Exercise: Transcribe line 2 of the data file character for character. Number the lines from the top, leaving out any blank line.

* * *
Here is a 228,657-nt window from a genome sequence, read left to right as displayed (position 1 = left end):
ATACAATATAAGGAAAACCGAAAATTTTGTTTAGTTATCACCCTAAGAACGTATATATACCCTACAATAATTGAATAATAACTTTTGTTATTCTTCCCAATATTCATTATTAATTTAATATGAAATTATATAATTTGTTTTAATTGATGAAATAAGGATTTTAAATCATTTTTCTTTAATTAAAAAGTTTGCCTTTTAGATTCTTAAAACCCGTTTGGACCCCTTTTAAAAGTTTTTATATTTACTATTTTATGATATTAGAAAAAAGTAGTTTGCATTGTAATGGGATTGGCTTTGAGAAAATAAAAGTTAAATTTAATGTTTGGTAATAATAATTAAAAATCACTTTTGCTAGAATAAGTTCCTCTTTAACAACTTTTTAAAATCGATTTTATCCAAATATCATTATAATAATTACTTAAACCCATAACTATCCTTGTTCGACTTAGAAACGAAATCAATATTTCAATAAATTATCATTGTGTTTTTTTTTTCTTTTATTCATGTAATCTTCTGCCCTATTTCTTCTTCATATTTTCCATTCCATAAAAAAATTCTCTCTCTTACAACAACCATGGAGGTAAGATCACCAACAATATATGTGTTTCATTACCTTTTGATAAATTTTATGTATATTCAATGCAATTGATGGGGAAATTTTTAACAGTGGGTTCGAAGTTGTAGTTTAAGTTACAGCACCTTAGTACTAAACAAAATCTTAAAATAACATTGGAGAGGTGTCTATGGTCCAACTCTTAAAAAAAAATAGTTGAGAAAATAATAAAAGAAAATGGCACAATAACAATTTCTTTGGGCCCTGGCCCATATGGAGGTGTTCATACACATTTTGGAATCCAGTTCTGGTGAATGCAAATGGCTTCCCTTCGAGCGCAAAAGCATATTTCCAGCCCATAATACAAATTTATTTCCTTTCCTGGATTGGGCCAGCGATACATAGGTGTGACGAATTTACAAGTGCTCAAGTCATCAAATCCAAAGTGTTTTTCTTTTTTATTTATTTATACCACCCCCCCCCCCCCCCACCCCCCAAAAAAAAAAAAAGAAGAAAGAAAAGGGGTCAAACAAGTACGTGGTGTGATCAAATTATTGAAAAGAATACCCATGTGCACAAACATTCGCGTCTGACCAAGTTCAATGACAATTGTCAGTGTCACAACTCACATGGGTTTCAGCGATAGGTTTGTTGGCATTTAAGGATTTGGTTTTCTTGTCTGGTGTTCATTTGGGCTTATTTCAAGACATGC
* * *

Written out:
ATACAATATAAGGAAAACCGAAAATTTTGTTTAGTTATCACCCTAAGAACGTATATATACCCTACAATAATTGAATAATAACTTTTGTTATTCTTCCCAATATTCATTATTAATTTAATATGAAATTATATAATTTGTTTTAATTGATGAAATAAGGATTTTAAATCATTTTTCTTTAATTAAAAAGTTTGCCTTTTAGATTCTTAAAACCCGTTTGGACCCCTTTTAAAAGTTTTTATATTTACTATTTTATGATATTAGAAAAAAGTAGTTTGCATTGTAATGGGATTGGCTTTGAGAAAATAAAAGTTAAATTTAATGTTTGGTAATAATAATTAAAAATCACTTTTGCTAGAATAAGTTCCTCTTTAACAACTTTTTAAAATCGATTTTATCCAAATATCATTATAATAATTACTTAAACCCATAACTATCCTTGTTCGACTTAGAAACGAAATCAATATTTCAATAAATTATCATTGTGTTTTTTTTTTCTTTTATTCATGTAATCTTCTGCCCTATTTCTTCTTCATATTTTCCATTCCATAAAAAAATTCTCTCTCTTACAACAACCATGGAGGTAAGATCACCAACAATATATGTGTTTCATTACCTTTTGATAAATTTTATGTATATTCAATGCAATTGATGGGGAAATTTTTAACAGTGGGTTCGAAGTTGTAGTTTAAGTTACAGCACCTTAGTACTAAACAAAATCTTAAAATAACATTGGAGAGGTGTCTATGGTCCAACTCTTAAAAAAAAATAGTTGAGAAAATAATAAAAGAAAATGGCACAATAACAATTTCTTTGGGCCCTGGCCCATATGGAGGTGTTCATACACATTTTGGAATCCAGTTCTGGTGAATGCAAATGGCTTCCCTTCGAGCGCAAAAGCATATTTCCAGCCCATAATACAAATTTATTTCCTTTCCTGGATTGGGCCAGCGATACATAGGTGTGACGAATTTACAAGTGCTCAAGTCATCAAATCCAAAGTGTTTTTCTTTTTTATTTATTTATACCACCCCCCCCCCCCCCCACCCCCCAAAAAAAAAAAAAGAAGAAAGAAAAGGGGTCAAACAAGTACGTGGTGTGATCAAATTATTGAAAAGAATACCCATGTGCACAAACATTCGCGTCTGACCAAGTTCAATGACAATTGTCAGTGTCACAACTCACATGGGTTTCAGCGATAGGTTTGTTGGCATTTAAGGATTTGGTTTTCTTGTCTGGTGTTCATTTGGGCTTATTTCAAGACATGC